People seem to be increasingly interested in taking up boxing as a hobby or a workout.
While boxing is a great way to relieve stress and stay fit, it’s also a potentially dangerous sport that can lead to catastrophic injuries.
Understanding the actual risks of boxing is an essential part of getting started.
The following are some of the risks and other things to know about boxing for beginners.
When you box another person, you’re at risk of short-term acute head injuries and long-term brain damage.
For example, a relatively new study found that boxing puts you at greater risk of something called chronic traumatic encephalopathy or CTE. This can shrink the brain over time.
This is a risk that comes not only with boxing but other contact sports as well. Shrinking brain areas are linked to an increased risk of neurological disorders like Parkinson’s disease, psychiatric disturbances, and early death.
The newest study was published in Neurology. The researchers looked at 204 active and retired boxers from the Professional Fighters Brain Health Study, which was a long-term observational study of professional fighters along with controls who didn’t participate in combat sports.
The study found three separate areas of the brain shrink in active boxers compared to controls.
According to The American Association of Neurological Surgeons, 90% of boxers will sustain a traumatic brain injury during their career.
When a boxer is hit directly in the head, it’s similar to being hit by a 13-pound bowling bowl traveling at 20 mph.
Mental Health Disorders
Mental health disorders can go along with the risk of brain injuries, but it’s a topic worth talking about on its own as well. Often, long-term boxers will experience anxiety, paranoia, depression and aggressiveness.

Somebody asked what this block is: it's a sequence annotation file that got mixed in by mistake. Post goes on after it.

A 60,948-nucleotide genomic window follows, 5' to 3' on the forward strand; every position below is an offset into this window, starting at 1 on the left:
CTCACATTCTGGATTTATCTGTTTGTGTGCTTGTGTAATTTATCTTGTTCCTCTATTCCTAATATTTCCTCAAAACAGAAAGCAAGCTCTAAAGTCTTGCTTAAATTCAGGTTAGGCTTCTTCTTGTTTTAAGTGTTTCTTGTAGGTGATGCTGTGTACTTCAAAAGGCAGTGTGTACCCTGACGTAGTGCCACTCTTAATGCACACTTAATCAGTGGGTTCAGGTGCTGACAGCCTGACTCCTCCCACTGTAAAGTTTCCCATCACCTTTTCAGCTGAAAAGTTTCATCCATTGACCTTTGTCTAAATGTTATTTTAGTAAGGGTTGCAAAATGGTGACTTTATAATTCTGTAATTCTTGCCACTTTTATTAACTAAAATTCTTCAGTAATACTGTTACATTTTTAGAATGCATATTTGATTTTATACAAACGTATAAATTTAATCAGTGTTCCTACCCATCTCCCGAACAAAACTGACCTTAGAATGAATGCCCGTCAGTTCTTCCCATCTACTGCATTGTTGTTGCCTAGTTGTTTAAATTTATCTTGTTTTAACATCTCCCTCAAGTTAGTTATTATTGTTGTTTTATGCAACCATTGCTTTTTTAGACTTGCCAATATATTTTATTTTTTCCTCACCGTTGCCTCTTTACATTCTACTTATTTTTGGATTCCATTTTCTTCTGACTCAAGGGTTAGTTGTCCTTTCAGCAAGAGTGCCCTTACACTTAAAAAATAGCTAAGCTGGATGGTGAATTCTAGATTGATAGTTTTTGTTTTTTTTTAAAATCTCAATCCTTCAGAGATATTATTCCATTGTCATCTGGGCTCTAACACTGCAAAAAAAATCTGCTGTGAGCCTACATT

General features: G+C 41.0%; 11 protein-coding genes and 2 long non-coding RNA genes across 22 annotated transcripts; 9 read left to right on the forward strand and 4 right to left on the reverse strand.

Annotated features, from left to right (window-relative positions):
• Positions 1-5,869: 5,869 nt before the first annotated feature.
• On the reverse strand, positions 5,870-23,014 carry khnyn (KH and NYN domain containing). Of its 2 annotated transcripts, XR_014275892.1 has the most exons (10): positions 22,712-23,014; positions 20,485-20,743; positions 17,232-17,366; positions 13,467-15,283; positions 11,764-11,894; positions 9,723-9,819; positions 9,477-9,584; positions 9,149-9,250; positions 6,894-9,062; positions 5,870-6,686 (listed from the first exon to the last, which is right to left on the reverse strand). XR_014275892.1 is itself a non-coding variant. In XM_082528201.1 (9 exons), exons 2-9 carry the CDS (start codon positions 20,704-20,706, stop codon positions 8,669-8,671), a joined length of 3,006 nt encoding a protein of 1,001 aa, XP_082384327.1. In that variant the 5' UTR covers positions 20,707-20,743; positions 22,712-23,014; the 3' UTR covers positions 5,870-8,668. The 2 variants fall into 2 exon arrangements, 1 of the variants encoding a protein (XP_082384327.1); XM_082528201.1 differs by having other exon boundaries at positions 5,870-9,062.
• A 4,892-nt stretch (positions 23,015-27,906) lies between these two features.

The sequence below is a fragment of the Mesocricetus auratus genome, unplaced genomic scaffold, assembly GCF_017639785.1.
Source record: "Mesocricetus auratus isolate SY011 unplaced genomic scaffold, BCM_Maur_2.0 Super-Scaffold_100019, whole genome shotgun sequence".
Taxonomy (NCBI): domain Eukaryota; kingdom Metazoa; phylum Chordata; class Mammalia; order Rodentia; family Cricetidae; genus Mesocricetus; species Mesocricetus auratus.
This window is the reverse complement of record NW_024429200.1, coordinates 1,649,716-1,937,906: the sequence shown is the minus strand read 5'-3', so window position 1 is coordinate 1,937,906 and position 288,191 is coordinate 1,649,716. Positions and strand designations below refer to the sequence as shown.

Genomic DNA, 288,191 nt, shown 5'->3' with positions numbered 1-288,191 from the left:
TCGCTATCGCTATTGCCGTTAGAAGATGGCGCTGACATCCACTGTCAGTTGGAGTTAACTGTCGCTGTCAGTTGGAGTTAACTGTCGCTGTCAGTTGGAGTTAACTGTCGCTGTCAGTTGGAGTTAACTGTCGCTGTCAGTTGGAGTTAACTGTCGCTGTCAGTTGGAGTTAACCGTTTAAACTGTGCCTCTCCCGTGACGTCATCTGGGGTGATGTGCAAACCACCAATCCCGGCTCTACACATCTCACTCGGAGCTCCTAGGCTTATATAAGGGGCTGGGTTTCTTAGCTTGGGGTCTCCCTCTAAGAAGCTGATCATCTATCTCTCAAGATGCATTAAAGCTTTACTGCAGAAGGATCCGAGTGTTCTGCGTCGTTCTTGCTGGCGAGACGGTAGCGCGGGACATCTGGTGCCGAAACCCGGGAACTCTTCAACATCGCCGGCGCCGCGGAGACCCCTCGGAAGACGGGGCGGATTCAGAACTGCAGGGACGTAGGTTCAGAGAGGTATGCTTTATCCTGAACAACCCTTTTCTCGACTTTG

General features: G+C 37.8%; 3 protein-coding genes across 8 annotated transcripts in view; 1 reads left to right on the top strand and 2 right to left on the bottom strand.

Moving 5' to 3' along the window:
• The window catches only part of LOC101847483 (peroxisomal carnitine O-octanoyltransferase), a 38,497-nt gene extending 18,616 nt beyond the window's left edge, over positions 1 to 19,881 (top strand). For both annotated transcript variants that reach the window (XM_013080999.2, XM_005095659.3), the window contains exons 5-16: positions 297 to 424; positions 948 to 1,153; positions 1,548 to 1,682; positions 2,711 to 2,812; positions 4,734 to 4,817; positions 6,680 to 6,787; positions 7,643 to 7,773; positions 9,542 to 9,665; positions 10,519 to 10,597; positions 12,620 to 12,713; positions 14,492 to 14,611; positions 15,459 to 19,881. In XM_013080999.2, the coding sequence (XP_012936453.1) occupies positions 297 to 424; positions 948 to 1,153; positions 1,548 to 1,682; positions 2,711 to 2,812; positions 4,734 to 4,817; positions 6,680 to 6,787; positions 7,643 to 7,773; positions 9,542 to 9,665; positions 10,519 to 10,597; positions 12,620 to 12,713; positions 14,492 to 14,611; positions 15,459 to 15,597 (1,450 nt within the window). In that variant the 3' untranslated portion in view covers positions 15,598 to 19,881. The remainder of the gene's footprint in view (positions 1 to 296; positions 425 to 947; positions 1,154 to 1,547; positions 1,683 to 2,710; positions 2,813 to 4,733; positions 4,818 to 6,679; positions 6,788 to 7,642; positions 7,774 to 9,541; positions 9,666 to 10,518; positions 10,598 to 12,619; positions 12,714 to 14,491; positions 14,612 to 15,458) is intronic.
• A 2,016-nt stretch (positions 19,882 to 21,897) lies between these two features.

This is also called punch drunk syndrome. Punchdrunk syndrome leads to behavioral and psychiatric disorders. Experts think this may be the result of repetitive blows to the head.
Boxers' faces can sustain all types of injuries and damage like lacerations and cuts. This is because our blood vessels are very close to the skin, and then when the face is hit with a high amount of force, it leads to dramatic-looking injuries because the blood vessels break and come to the surface.
The hands are very susceptible to injury if you’re a boxer. You’re hitting a solid object, and even if you just take workout classes where you hit a punching bag and not a person, there could be a risk of hand injuries.
If you were to punch the wrong way, it could lead to part of your knuckle breaking.
Some of the other injuries that boxers are more likely to sustain include any type of damage to the body like internal organ damage, broken bones, broken teeth or dental injuries, broken ribs or internal bleeding. Eyes are susceptible to hits from below, leading to retinal damage or detachment or retinal hemorrhage.
Shoulder dislocation can occur, mainly if a boxer uses an overly exaggerated motion when they punch.
If you’re interested in learning to box, having the proper safety equipment can go a long way to reduce the risk of injury.
For example, whether you’re training or sparring, you should use headgear, hand wraps, and a mouthpiece. You also need gloves that weigh a minimum of 16 ounces.
Other safety tips for boxers include:
• Put petroleum jelly on the face so that punches slide off if someone makes contact with it.
• After you work out or spar, use ice. It’s an excellent way to reduce inflammation and soreness and it can help you heal faster and prevent further injuries from developing.
• After you spar or work out, make sure you get plenty of rest to promote healing.
• When you’re going to work out or spar, you should stretch beforehand, which reduces the risk of certain types of injuries like strains and sprains on the muscles.
• If you’re well-conditioned and in good shape, you’re less likely to get injured. Find a boxing coach who can help you if you don’t have one already.
• Learn defensive boxing strategies.
Overall, while boxing does have inherent risks, you can prevent many injuries by using your common sense, having the right equipment, and knowing when it’s time to give your body a break. When you don’t initially treat an injury, that’s what tends to lead to chronic complications.